Faculty, doctoral students, and others are invited to submit non-published materials related to innovative curricula (program design and core components), courses (including full syllabi) and/or substantial course components (e.g., case materials, simulations, and course segments) appropriate for rigorous and relevant teaching about environmental sustainability and business. Submissions must be original and made with the full consent of all authors for free public access to the submitted materials for use in business education anywhere in the world.


Two Page Prizes will be awarded each year, beginning in the fall of 2008. One prize will honor the best submission from faculty in the United States; the second will be awarded to the best submission from faculty at an overseas institution. University of South Carolina faculty may not compete for the Page Prize. Initial prizes will be $1000 each. Each category will also feature honorable mention prizes. Deadline for submission is October 31, 2008.

Additional information is available at: Moore School of Business, University of South Carolina

Regards, Rebecca Walker Naylor, Assistant Professor of Marketing, Moore School of Business, University of South Carolina,

Tourism Australia To Undertake Business Events Audit

The Minister for Tourism, Martin Ferguson AM MP, has announced Tourism Australia will undertake a major national audit of the business events sector as part of its commitment to promoting Australia as a sustainable business events destination.

Minister Ferguson said that with the opening of the first 6-Star Green Star environmental rated Melbourne Convention and Exhibition Centre in 2009, there was a tremendous opportunity to market Australia's strength in this area.

"The corporate social responsibility (CSR) audit will demonstrate Australia takes the issue of sustainable tourism seriously and provide proof of the milestones being reached across the sector." Minister Ferguson said.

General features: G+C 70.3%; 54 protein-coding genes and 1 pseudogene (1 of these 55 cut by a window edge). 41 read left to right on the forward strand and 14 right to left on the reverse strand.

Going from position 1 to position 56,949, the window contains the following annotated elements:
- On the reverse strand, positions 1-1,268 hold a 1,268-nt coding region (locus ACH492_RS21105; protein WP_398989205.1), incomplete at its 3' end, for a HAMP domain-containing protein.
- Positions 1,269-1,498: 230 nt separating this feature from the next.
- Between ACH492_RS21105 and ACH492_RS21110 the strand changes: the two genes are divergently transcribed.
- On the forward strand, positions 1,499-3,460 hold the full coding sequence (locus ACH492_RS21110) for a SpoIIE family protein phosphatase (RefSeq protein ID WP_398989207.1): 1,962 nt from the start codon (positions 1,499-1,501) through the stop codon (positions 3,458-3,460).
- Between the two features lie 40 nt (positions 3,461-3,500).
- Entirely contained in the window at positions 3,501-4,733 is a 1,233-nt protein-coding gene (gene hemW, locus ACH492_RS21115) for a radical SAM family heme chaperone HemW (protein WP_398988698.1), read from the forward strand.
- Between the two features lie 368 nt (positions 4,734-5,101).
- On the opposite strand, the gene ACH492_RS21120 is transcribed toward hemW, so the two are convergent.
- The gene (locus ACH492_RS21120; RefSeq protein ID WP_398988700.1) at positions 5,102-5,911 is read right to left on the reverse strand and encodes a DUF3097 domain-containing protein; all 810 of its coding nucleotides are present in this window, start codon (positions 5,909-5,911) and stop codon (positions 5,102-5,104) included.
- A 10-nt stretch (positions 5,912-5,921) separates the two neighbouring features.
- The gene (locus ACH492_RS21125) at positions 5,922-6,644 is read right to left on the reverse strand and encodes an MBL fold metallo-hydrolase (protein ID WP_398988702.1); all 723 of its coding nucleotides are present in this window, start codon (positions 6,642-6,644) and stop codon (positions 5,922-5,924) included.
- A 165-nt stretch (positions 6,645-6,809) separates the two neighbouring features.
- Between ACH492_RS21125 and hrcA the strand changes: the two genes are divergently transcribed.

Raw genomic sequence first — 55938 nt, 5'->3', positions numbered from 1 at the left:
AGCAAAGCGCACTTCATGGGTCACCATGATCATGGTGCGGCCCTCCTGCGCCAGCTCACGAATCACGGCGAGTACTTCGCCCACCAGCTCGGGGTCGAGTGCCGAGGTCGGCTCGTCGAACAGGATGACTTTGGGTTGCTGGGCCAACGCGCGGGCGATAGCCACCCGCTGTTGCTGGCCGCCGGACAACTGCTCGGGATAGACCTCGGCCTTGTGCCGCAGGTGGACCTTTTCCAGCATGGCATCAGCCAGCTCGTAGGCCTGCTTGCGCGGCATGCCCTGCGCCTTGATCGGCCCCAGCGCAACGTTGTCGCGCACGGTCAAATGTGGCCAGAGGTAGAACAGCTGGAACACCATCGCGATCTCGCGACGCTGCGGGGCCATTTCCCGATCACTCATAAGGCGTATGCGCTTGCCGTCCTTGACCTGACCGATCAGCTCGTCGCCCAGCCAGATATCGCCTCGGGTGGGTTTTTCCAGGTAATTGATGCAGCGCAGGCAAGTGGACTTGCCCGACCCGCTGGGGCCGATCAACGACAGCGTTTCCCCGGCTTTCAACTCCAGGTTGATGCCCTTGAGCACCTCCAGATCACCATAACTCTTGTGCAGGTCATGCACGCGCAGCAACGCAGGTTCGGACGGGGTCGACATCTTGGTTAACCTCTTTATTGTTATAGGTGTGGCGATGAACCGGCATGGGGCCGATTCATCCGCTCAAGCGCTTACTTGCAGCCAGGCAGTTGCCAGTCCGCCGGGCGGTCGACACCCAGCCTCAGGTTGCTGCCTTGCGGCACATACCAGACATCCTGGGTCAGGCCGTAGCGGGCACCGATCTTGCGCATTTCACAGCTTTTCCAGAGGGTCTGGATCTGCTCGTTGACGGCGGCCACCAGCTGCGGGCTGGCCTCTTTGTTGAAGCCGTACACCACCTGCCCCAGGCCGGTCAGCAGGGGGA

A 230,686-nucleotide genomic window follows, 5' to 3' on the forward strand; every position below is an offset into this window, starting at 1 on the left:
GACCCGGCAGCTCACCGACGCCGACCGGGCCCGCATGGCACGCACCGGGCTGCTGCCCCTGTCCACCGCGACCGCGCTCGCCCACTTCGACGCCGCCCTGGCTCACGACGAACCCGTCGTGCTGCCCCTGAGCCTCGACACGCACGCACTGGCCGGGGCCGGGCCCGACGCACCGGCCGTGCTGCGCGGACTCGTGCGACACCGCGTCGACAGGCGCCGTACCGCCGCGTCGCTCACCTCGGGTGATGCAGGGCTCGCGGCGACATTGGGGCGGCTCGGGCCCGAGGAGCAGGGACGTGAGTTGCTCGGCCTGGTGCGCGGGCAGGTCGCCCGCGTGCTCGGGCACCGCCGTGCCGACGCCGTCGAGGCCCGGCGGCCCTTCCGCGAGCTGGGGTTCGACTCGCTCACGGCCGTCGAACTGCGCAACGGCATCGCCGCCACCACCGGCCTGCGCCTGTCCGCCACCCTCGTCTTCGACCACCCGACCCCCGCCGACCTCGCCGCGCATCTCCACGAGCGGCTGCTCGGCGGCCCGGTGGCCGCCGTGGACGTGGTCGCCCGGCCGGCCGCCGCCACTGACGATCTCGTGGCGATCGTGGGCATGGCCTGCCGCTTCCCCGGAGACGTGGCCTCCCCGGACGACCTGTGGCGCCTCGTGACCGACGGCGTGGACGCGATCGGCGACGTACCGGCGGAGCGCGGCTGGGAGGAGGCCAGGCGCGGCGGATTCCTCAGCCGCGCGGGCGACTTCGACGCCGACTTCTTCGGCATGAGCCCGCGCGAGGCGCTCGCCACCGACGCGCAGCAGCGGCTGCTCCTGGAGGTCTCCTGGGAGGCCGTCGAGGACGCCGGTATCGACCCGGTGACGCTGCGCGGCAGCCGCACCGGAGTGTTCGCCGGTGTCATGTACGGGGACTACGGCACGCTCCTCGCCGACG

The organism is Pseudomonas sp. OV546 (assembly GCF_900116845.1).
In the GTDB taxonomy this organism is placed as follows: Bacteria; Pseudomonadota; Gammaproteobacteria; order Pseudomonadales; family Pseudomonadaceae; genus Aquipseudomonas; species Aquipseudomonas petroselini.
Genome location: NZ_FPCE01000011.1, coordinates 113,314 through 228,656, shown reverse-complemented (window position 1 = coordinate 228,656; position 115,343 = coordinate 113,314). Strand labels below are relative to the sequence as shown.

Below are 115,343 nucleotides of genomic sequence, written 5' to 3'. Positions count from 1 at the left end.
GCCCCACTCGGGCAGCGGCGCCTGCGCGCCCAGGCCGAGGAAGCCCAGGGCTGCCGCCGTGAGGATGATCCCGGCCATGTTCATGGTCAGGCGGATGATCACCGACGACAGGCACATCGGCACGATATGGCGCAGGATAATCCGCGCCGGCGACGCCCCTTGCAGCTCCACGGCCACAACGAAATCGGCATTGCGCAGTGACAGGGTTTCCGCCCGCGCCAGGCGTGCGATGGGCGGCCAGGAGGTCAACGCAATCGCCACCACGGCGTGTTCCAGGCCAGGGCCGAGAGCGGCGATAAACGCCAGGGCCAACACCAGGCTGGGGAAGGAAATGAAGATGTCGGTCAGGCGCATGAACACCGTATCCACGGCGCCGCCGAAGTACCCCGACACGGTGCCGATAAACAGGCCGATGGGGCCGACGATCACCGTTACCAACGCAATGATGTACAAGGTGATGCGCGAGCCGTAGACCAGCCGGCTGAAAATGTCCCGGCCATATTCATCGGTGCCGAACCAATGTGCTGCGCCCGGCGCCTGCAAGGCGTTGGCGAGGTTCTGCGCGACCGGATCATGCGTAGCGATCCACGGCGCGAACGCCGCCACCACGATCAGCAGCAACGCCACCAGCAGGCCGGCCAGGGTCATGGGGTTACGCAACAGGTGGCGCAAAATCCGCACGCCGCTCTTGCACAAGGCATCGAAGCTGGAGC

The audit will assess the sustainable credentials of tourism operators in the business events industry and give hotels, venues, attractions, special event companies, and other operators an opportunity to showcase their green initiatives in Tourism Australia's global marketing.

Minister Ferguson said: "In order to recognise the sector's significant and growing contribution to the Australian tourism industry, Tourism Australia launched its Business Events Australia brand earlier this year, with a commitment to sustainability being a core tenant of this brand. The audit will play an important role in strengthening Australia's global reputation in delivering world-class, sustainable business events". Sustainability is known to be a critical drawcard for visitors from Australia's emerging markets of China and South Korea. "This is a terrific opportunity for the Australian business events industry to highlight their expertise, products, and commitment to sustainability and I encourage all operators in the business events industry to take part".

The audit, comprised of an on-line questionnaire, will be distributed to registered industry participants today. A full report is expected to be completed in coming months and results will be used to bolster Tourism Australia's future business events trade marketing programs.